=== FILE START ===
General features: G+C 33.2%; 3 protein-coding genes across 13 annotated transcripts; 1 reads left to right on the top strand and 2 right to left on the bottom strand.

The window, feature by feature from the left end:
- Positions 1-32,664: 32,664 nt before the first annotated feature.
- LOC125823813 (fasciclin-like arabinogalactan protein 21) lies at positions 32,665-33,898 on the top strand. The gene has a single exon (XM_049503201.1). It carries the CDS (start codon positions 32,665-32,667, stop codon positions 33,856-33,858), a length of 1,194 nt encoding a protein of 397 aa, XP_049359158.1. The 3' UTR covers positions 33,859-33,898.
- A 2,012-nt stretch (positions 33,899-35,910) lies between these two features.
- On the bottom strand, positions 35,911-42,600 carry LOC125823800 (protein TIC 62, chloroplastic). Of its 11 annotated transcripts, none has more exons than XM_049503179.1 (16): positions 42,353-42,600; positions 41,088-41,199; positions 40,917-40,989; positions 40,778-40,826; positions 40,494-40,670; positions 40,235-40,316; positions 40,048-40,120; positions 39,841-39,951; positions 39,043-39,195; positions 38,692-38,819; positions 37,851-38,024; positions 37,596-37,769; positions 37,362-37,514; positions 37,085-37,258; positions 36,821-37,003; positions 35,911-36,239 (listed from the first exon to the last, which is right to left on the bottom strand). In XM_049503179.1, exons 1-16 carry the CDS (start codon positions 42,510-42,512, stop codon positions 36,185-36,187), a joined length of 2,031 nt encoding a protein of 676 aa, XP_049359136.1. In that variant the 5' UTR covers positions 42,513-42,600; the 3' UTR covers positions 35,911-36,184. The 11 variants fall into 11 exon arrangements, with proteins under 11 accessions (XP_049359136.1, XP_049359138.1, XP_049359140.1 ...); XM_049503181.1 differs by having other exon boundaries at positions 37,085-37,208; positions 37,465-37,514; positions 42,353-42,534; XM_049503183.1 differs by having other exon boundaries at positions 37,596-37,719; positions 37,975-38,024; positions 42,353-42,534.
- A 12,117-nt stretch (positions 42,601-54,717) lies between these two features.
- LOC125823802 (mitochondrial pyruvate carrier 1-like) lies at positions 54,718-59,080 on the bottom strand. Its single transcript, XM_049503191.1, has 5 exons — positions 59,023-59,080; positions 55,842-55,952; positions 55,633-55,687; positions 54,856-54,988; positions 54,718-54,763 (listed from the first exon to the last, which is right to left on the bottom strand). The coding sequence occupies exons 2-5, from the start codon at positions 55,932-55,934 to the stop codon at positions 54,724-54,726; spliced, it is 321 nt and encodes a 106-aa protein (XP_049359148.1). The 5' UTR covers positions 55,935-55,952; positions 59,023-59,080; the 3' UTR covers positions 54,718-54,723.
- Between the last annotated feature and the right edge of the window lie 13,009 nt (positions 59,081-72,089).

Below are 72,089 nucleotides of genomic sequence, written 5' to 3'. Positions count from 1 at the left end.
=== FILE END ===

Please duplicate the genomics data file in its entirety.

General features: G+C 33.2%; 3 protein-coding genes across 13 annotated transcripts; 1 reads left to right on the top strand and 2 right to left on the bottom strand.

The window, feature by feature from the left end:
- Positions 1-32,664: 32,664 nt before the first annotated feature.
- LOC125823813 (fasciclin-like arabinogalactan protein 21) lies at positions 32,665-33,898 on the top strand. The gene has a single exon (XM_049503201.1). It carries the CDS (start codon positions 32,665-32,667, stop codon positions 33,856-33,858), a length of 1,194 nt encoding a protein of 397 aa, XP_049359158.1. The 3' UTR covers positions 33,859-33,898.
- A 2,012-nt stretch (positions 33,899-35,910) lies between these two features.
- On the bottom strand, positions 35,911-42,600 carry LOC125823800 (protein TIC 62, chloroplastic). Of its 11 annotated transcripts, none has more exons than XM_049503179.1 (16): positions 42,353-42,600; positions 41,088-41,199; positions 40,917-40,989; positions 40,778-40,826; positions 40,494-40,670; positions 40,235-40,316; positions 40,048-40,120; positions 39,841-39,951; positions 39,043-39,195; positions 38,692-38,819; positions 37,851-38,024; positions 37,596-37,769; positions 37,362-37,514; positions 37,085-37,258; positions 36,821-37,003; positions 35,911-36,239 (listed from the first exon to the last, which is right to left on the bottom strand). In XM_049503179.1, exons 1-16 carry the CDS (start codon positions 42,510-42,512, stop codon positions 36,185-36,187), a joined length of 2,031 nt encoding a protein of 676 aa, XP_049359136.1. In that variant the 5' UTR covers positions 42,513-42,600; the 3' UTR covers positions 35,911-36,184. The 11 variants fall into 11 exon arrangements, with proteins under 11 accessions (XP_049359136.1, XP_049359138.1, XP_049359140.1 ...); XM_049503181.1 differs by having other exon boundaries at positions 37,085-37,208; positions 37,465-37,514; positions 42,353-42,534; XM_049503183.1 differs by having other exon boundaries at positions 37,596-37,719; positions 37,975-38,024; positions 42,353-42,534.
- A 12,117-nt stretch (positions 42,601-54,717) lies between these two features.
- LOC125823802 (mitochondrial pyruvate carrier 1-like) lies at positions 54,718-59,080 on the bottom strand. Its single transcript, XM_049503191.1, has 5 exons — positions 59,023-59,080; positions 55,842-55,952; positions 55,633-55,687; positions 54,856-54,988; positions 54,718-54,763 (listed from the first exon to the last, which is right to left on the bottom strand). The coding sequence occupies exons 2-5, from the start codon at positions 55,932-55,934 to the stop codon at positions 54,724-54,726; spliced, it is 321 nt and encodes a 106-aa protein (XP_049359148.1). The 5' UTR covers positions 55,935-55,952; positions 59,023-59,080; the 3' UTR covers positions 54,718-54,723.
- Between the last annotated feature and the right edge of the window lie 13,009 nt (positions 59,081-72,089).

Below are 72,089 nucleotides of genomic sequence, written 5' to 3'. Positions count from 1 at the left end.